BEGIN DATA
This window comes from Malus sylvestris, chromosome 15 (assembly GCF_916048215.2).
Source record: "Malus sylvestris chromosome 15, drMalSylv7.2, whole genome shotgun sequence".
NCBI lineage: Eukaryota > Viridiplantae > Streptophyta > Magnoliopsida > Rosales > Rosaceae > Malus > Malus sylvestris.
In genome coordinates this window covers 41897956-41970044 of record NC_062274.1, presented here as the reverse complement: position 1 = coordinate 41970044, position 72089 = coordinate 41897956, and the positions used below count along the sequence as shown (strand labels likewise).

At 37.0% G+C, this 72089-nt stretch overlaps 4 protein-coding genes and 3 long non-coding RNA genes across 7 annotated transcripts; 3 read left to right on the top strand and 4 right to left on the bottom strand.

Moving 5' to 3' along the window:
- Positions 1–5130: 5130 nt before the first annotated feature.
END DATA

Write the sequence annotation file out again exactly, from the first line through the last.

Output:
This window comes from Malus sylvestris, chromosome 15 (assembly GCF_916048215.2).
Source record: "Malus sylvestris chromosome 15, drMalSylv7.2, whole genome shotgun sequence".
NCBI lineage: Eukaryota > Viridiplantae > Streptophyta > Magnoliopsida > Rosales > Rosaceae > Malus > Malus sylvestris.
In genome coordinates this window covers 41897956-41970044 of record NC_062274.1, presented here as the reverse complement: position 1 = coordinate 41970044, position 72089 = coordinate 41897956, and the positions used below count along the sequence as shown (strand labels likewise).

At 37.0% G+C, this 72089-nt stretch overlaps 4 protein-coding genes and 3 long non-coding RNA genes across 7 annotated transcripts; 3 read left to right on the top strand and 4 right to left on the bottom strand.

Moving 5' to 3' along the window:
- Positions 1–5130: 5130 nt before the first annotated feature.